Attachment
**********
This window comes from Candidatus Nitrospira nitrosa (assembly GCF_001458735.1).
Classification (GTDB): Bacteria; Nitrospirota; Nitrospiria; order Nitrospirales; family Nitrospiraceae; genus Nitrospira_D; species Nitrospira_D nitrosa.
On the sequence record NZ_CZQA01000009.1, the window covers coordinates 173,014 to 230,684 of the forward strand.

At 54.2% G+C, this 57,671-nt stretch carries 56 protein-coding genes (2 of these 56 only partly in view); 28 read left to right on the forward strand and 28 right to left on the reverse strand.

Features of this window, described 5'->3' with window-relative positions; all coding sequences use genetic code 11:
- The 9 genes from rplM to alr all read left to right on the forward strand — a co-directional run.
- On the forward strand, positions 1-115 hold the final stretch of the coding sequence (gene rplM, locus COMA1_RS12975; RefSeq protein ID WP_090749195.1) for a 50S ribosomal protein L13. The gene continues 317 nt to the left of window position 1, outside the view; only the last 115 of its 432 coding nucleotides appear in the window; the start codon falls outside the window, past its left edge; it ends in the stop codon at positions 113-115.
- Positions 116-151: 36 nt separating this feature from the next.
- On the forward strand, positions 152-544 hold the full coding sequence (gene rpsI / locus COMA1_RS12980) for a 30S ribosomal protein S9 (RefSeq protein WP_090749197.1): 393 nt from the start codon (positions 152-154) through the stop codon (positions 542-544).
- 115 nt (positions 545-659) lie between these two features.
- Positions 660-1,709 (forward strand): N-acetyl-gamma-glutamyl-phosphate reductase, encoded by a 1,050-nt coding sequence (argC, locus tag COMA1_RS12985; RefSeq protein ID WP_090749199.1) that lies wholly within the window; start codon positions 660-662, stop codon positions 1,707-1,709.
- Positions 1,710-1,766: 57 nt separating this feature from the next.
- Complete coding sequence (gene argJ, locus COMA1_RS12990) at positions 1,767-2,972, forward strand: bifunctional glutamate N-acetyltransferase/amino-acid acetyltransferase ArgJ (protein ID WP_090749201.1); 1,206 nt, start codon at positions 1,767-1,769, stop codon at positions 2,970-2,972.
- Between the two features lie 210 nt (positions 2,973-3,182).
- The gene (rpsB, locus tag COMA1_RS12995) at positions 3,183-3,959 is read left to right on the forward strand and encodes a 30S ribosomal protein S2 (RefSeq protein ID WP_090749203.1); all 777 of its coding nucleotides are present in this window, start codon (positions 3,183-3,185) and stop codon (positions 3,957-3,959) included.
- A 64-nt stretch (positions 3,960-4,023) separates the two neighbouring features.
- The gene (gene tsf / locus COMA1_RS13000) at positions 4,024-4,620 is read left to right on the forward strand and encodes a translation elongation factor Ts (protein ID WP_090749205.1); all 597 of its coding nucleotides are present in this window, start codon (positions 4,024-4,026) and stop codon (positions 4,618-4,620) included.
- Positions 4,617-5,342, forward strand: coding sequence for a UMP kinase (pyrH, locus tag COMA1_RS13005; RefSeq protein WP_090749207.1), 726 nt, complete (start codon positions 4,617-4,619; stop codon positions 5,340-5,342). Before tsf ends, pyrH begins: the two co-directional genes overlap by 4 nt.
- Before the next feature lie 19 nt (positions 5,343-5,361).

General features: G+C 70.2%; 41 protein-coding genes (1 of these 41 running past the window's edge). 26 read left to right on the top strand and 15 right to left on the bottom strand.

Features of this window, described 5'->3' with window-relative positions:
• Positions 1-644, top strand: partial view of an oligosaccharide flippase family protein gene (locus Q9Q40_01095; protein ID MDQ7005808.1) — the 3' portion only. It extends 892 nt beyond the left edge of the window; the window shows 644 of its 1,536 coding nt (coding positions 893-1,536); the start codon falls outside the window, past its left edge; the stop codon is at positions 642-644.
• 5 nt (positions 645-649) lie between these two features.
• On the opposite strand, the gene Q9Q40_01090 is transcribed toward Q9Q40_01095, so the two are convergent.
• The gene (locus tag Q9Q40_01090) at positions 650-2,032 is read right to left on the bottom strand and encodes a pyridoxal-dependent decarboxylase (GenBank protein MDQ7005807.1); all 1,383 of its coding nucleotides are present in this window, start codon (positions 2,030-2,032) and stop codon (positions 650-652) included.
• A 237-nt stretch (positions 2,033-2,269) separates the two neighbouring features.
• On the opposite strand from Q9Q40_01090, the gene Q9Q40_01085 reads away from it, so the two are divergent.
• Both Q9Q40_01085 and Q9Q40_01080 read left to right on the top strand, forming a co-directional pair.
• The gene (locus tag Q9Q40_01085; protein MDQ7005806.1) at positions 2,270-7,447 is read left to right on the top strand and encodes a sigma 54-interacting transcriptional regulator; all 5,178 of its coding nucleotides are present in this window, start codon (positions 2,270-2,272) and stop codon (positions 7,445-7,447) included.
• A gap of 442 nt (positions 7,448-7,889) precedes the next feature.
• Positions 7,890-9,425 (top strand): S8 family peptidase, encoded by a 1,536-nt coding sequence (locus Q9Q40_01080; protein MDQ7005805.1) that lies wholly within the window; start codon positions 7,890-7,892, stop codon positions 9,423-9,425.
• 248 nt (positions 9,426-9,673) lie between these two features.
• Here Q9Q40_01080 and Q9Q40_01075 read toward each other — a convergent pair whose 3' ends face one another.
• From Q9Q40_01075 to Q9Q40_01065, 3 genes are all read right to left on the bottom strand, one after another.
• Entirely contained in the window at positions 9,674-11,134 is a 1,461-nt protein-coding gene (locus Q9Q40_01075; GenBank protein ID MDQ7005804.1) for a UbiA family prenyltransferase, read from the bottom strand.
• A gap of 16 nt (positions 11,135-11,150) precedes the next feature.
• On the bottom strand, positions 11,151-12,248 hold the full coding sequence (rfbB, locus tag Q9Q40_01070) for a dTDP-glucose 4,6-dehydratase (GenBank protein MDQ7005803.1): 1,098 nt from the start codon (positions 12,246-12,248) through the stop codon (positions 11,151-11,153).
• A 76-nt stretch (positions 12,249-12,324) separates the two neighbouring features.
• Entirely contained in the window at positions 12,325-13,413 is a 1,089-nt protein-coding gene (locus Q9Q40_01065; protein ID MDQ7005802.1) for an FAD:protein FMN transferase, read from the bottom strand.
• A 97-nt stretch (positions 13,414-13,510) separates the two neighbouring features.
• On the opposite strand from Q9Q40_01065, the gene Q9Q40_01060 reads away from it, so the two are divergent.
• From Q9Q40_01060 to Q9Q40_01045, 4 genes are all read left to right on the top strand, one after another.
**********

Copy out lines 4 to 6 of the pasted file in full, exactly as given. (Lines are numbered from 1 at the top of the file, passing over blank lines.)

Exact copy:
At 54.2% G+C, this 57,671-nt stretch carries 56 protein-coding genes (2 of these 56 only partly in view); 28 read left to right on the forward strand and 28 right to left on the reverse strand.

Features of this window, described 5'->3' with window-relative positions; all coding sequences use genetic code 11:
- The 9 genes from rplM to alr all read left to right on the forward strand — a co-directional run.